Social Video As The New Landing Page With Brendan Gahan Of Epic Signal

Social Video As The New Landing Page With Brendan Gahan Of Epic Signal

Brendan Gahan, founder of Epic Signal, talks about social video as the new landing page. Brendan says that social video needs to act as a more self-contained landing page because customers are now visiting fewer websites and traditional websites. The Epic Signal agency handles campaigns for many major brands, and was purchased by Mekanism in 2015. Note that this podcast was recorded before Vidcon, so some details may have changed since then.

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GUEST: Brendan Gahan of Epic Signal and Mekanism. See Brendan on BrendanGahan.com, Twitter, LinkedIn, and read his post “Social Video is the New Landing Page.”

HOST: Dane Golden of HEY.com | LinkedIn | Twitter | YouTube

SPONSORS: This episode is brought to you by our affiliate partners, including: TubeBuddy, VidIQ, MorningFame, Rev.com, and other products and services we recommend. Thanks for your support!

PRODUCER: Jason Perrier of Phizzy Studios

TRANSCRIPT

Dane Golden:
It’s time for the Video Marketing Value Podcast from HEY.com. This is the podcast where we help marketers and business owners, just like you, get more value out of your video marketing efforts. My name is Dane Golden. Today we have a special guest, Brendan Gahan of Epic Signal. Welcome, Brendan.

Brendan Gahan:
Thanks. Thanks for having me. Pumped to be on the show.

Dane Golden:
I am pumped as well. I asked you on today to talk about this blog post I saw you wrote called Social Video as the New Landing Page. Does that work for you?

Brendan Gahan:
Yeah, yeah. Pumped to chat about it.

Dane Golden:
All right. But first, you run this amazing agency called Epic Signal, and you started it. Why did you start it?

Brendan Gahan:
That’s a good question.

Dane Golden:
And what does it do?

Brendan Gahan:
Yeah, for sure. So, we’re a social agency, we’re now owned by Mekanism, which is a larger, independent creative agency. We’re a social agency, and originally we started out focused on, you know, social video primarily, doing work with influencers, as well as a lot of YouTube content strategy and channel optimization. Since then, those capabilities have expanded pretty dramatically. You know, we’re really a full-service social shop, in the sense that, you know, we do community management for a ton of the brands, content creation, partnerships, stunts, you know, social analytics and reporting. As well as the stuff that, you know, was really key in the beginning, the influencer marketing, the content strategy. You know, we’re doing tons of branded content. But I really think our kind of point of differentiation and the thing that, you know, we know so well, you know, kind of goes back to digital video. You know, I’d started it kind of by accident, originally, had started out. I left a startup and was consulting, and there’s just such a demand, you know, it was the right place, right time. Clients just kind of came out of the woodwork, and before you knew it I, you know, had hired people, and I was running a small agency, and, you know, we had great clients. I didn’t necessarily start out to, you know, launch an agency. So, kind of once it got to a good place, I was pretty pumped to sell and partner with Mekanism, and I’m really happy to be part of that family.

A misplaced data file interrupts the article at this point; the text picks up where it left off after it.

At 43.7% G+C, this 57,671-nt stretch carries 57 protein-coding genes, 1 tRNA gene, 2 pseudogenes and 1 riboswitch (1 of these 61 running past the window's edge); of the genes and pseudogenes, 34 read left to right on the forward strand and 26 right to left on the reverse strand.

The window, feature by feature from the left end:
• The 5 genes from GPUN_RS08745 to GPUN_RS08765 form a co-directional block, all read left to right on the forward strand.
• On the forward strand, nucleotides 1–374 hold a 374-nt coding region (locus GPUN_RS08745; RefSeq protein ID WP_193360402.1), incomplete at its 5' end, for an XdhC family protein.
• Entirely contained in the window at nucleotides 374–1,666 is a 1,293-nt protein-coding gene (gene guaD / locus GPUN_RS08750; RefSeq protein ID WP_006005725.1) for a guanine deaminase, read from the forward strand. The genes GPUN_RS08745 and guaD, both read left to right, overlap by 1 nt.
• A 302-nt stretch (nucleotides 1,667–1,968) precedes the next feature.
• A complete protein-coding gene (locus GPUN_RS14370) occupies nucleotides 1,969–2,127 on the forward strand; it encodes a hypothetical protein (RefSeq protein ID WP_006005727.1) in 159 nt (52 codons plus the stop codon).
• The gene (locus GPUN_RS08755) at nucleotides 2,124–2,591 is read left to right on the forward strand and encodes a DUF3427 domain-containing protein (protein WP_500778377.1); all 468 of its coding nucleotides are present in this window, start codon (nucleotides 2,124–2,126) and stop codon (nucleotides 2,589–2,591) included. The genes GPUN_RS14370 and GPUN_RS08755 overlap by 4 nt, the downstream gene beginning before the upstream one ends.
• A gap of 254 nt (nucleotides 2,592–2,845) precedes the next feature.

Dane Golden:
I’ve known you for a while, and you’re a very humble person. Let’s just talk about some of these amazing brands for a second that you’ve helped, because they’ve got some huge names. So, what are these, and some of the projects that people know?

Brendan Gahan:
Yeah, for sure. So, right now we work with a lot of brands. On the East Coast, some of the brands are, let’s see, we work with a lot of Unilever brands, we work with a lot of the MillerCoors brands, you know, Keystone Light, Coors Banquet, etc. We are doing some work with a Coca-Cola brand, we do some work with some Georgia-Pacific brands. Then on the West Coast, there’s work with Charles Schwab, Papa Murphy’s, which is, you know, big in the Pacific Northwest, they’re actually the fifth largest pizza chain. Oh, go ahead. Dropbox, etc.

Dane Golden:
So no big deal, just some of the biggest brands in the world.

Brendan Gahan:
Yeah, I mean, big brands, for sure. Big, big, brands.

Dane Golden:
So you wrote this enticing concept on your personal blog called Social Video as the New Landing Page. But what the heck does that mean? Why do we need a new landing page? What’s wrong with the landing page? And what’s new?

Brendan Gahan: